18. Fundamental Concepts in Radionuclide Therapy. Chapter 2

    A short overview of the basic concepts and principles of radionuclide therapy is presented in this chapter. After introducing the most important radionuclides currently employed in therapeutic applications and new promising radioisotopes such as α emitters, this review covers the various types of vector molecules and biological approaches for targeting specific cancer cells. These applications include the use of receptor specific pharmacophores such as antibodies and peptides, and DNA targeting agents. The potential advantages of combining methods developed for radionuclide therapy with gene therapy and nanotechnology are also discussed. (author)

  19. Significant Radionuclides Determination

    The purpose of this calculation is to identify radionuclides that are significant to offsite doses from potential preclosure events for spent nuclear fuel (SNF) and high-level radioactive waste expected to be received at the potential Monitored Geologic Repository (MGR). In this calculation, high-level radioactive waste is included in references to DOE SNF. A previous document, ''DOE SNF DBE Offsite Dose Calculations'' (CRWMS M and O 1999b), calculated the source terms and offsite doses for Department of Energy (DOE) and Naval SNF for use in design basis event analyses. This calculation reproduces only DOE SNF work (i.e., no naval SNF work is included in this calculation) created in ''DOE SNF DBE Offsite Dose Calculations'' and expands the calculation to include DOE SNF expected to produce a high dose consequence (even though the quantity of the SNF is expected to be small) and SNF owned by commercial nuclear power producers. The calculation does not address any specific off-normal/DBE event scenarios for receiving, handling, or packaging of SNF. The results of this calculation are developed for comparative analysis to establish the important radionuclides and do not represent the final source terms to be used for license application. This calculation will be used as input to preclosure safety analyses and is performed in accordance with procedure AP-3.12Q, ''Calculations'', and is subject to the requirements of DOE/RW-0333P, ''Quality Assurance Requirements and Description'' (DOE 2000) as determined by the activity evaluation contained in ''Technical Work Plan for: Preclosure Safety Analysis, TWP-MGR-SE-000010'' (CRWMS M and O 2000b) in accordance with procedure AP-2.21Q, ''Quality Determinations and Planning for Scientific, Engineering, and Regulatory Compliance Activities''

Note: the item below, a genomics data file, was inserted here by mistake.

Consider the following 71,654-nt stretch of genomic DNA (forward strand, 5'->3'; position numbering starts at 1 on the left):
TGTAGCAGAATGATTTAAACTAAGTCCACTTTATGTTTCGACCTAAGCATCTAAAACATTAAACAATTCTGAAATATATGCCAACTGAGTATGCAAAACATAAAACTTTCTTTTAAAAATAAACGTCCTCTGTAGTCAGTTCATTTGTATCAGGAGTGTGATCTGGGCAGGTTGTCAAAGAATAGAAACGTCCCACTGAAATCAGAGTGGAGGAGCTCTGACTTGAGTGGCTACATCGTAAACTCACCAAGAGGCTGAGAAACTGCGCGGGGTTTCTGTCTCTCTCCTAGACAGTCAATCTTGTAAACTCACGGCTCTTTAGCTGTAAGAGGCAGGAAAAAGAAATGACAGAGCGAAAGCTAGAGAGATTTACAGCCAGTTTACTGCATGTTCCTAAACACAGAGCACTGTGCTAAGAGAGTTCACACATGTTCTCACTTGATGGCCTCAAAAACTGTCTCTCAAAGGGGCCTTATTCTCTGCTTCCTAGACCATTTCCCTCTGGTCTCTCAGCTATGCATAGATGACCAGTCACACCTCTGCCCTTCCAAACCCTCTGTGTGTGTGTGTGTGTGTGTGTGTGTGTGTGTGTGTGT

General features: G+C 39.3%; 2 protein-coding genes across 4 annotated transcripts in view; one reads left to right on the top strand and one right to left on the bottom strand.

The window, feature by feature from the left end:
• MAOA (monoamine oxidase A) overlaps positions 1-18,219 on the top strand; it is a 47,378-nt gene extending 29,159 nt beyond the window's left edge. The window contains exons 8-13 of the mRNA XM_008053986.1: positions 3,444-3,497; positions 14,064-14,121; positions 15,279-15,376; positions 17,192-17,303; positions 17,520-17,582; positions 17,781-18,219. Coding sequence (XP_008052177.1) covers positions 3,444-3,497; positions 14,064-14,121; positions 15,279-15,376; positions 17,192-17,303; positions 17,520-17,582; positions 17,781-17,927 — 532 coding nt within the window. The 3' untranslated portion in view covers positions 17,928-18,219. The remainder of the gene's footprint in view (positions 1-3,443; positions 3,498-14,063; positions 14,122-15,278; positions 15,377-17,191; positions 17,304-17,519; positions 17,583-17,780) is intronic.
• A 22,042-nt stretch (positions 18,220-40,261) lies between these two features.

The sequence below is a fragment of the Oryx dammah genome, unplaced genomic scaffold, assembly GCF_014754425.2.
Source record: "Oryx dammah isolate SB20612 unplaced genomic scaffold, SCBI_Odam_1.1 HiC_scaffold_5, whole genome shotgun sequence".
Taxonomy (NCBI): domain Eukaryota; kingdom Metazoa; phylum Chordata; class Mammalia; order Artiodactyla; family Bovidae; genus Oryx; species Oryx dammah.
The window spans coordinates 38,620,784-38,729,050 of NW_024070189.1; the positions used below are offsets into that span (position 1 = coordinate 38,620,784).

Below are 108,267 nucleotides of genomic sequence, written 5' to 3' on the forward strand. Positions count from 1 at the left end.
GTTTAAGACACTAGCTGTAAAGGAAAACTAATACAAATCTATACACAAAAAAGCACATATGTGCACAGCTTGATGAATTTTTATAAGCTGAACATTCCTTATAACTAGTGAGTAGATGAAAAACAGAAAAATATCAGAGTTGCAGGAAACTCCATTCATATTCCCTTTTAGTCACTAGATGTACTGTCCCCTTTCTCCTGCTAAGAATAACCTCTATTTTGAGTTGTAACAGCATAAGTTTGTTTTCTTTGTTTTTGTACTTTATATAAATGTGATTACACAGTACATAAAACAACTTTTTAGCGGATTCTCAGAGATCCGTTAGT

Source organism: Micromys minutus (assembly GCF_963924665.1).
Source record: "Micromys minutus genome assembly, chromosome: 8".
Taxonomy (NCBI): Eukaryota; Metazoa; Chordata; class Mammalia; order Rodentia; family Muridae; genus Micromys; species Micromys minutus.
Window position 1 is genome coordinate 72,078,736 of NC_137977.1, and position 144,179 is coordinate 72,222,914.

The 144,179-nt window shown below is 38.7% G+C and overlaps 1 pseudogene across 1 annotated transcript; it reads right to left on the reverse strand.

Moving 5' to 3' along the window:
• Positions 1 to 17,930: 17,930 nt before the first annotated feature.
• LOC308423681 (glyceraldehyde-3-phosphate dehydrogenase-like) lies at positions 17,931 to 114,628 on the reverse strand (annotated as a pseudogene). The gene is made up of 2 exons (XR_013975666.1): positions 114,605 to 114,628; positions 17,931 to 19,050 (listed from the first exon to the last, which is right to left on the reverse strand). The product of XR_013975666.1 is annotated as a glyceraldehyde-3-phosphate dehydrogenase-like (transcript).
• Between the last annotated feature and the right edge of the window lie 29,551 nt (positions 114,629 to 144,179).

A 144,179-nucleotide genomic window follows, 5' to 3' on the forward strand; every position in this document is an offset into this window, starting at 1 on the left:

20. Diagnostic applications of radionuclides